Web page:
Finding a meaningful gift for an older person can be challenging, especially if the person has special needs or lives in a nursing home or other care facility. Most people have no idea what limitations frail elderly or individuals with memory problems may have. Appropriate gifts can be inexpensive and simple while providing meaning and joy when the giver mindfully considers the following.

When donating gifts to a nursing home, safety is of primary concern. Labeling exactly what is in a package with a small tag that can be removed enables staff distributing gifts to make sure individuals receive something suitable for them. If a gift isn’t labeled, sometimes it must be opened so staff can identify its contents. Staff know the interests, preferences, needs and concerns of each resident and will make sure the gift is right for the recipient.

Persons with dementia should not be given anything potentially hazardous or toxic like puzzles with small pieces or over-the-counter medication (this includes cough drops or medicated Chapstick). Scented bath gels, lotions, shampoos, flavored lip balms, colognes or aftershaves are popular. With supervision as needed, they provide much sensory pleasure for people of all functional levels.

Edible gifts are acceptable when the person’s dietary recommendations and textures are known. Some residents may need diabetic or gluten-free snacks. Some have fluid restrictions or special weight loss/gain plans. Plus, the texture of their prescribed diet is critical to their safety in regard to chewing and swallowing. Some can eat regular food without problem, but many have “mechanically altered” diets and thickened liquids to prevent choking or aspiration. To ignore these recommendations is to put that person at risk for serious health problems even death. Never, ever give a nursing home resident any edible item with out first asking a staff member if it is safe for them to consume. They will see that residents get food items they can enjoy safely. Soft candy, puff corn, shelf-safe dessert cups, flavored diet soda in small cans and soft cookies are appropriate snacks for most.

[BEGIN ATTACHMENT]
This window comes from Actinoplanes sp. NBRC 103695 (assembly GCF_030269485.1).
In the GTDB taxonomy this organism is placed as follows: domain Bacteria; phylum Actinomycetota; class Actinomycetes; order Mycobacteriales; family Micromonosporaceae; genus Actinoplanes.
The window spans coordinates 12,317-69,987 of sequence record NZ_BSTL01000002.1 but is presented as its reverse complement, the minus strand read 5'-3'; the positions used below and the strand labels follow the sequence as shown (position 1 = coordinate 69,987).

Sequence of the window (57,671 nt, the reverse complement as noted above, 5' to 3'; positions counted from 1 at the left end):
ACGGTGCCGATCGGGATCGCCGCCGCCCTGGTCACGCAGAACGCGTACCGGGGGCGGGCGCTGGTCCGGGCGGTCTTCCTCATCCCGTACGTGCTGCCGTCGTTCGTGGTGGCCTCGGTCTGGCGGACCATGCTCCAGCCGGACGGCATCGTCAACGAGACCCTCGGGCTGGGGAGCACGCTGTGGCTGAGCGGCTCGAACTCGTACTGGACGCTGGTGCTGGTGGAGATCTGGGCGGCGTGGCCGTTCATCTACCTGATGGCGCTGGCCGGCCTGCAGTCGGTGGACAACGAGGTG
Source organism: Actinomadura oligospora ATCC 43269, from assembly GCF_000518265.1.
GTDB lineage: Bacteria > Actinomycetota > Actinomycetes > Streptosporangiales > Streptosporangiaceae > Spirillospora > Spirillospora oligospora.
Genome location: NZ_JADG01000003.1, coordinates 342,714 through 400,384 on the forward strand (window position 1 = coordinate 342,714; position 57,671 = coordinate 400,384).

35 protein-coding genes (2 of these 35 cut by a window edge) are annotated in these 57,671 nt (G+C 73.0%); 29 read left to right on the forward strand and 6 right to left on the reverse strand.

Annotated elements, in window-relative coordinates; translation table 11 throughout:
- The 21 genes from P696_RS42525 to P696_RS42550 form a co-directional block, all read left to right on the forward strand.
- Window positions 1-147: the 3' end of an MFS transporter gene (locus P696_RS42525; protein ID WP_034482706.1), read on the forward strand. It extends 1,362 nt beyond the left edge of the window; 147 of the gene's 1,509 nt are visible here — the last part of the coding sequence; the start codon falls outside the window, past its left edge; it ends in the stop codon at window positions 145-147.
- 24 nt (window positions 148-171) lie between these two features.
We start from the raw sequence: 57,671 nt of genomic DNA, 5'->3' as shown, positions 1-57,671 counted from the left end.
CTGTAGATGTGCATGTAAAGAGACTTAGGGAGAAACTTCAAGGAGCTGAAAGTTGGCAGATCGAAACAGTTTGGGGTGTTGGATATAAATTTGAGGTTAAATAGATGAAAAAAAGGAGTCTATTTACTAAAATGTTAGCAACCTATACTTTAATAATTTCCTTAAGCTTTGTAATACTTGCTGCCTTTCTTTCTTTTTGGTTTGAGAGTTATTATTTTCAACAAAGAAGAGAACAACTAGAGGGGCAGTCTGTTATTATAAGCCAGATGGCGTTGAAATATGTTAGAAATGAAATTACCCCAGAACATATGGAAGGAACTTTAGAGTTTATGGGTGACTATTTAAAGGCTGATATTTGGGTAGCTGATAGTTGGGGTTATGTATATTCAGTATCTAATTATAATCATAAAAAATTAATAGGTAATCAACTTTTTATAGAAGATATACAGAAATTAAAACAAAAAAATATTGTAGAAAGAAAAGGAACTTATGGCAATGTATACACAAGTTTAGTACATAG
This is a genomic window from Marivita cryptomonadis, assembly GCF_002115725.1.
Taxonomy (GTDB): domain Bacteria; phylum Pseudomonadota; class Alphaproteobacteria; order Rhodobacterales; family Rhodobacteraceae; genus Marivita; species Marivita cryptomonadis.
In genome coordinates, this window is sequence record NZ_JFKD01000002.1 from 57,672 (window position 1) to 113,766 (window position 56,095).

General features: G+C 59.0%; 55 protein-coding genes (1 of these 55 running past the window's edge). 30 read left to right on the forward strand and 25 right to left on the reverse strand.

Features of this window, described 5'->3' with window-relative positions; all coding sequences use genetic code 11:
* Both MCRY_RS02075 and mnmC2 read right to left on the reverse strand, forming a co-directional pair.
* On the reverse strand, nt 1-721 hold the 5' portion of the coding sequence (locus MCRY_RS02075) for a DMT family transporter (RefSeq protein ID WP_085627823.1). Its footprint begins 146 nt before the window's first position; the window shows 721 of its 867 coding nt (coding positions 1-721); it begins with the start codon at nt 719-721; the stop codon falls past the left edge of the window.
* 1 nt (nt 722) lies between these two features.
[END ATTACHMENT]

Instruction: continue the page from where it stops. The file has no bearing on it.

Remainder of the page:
Sensory pleasing gifts are perfect for lower functioning people. Color, texture, scent, music and flavor can be incorporated into articles of clothing, fleece throws, photo books, musical cards or CD’s, decorative items, snacks or toiletries. Creating simple theme picture books can be a very good project for young people, which can be even more meaningful if they are personally delivered.

The older population generally doesn’t need a lot of “things.” Consumable goods or items they can reuse or recycle are great. Be sure to consider the person’s past leisure pursuits and life-story, as well as their current interests and abilities. A magazine subscription is useless to someone whose impaired vision prevents them from seeing clearly, but it can be a wonderful gift for others. A homemade, personal memory book or box containing memory stimulating items, photos and memorabilia makes a great gift. Even a simply framed statement like, “I love you Mom” can provide a great deal of comfort. Making a CD of music popular from their youth or their favorite songs can provide hours of pleasant listening. A personal message on a recorded greeting card will bring a smile. A favorite snack or a special meal brought in to share can be a lot of fun too.

The most important gift anyone can give an older person no matter where they live is the gift of time. Visits are priceless. Spending time with, listening and encouraging them to share their life experiences through conversation and reminiscing will enhance their feelings of self worth, make them feel valued, cared for and loved. It will warm their hearts and make their day. That’s a meaningful gift we all have to offer that can’t be purchased or wrapped.

Anyone having questions can contact me at 637-5421.

Ingrid Constalie is the board certified activity director and a certified dementia practitioner at Vernon Manor in Viroqua.

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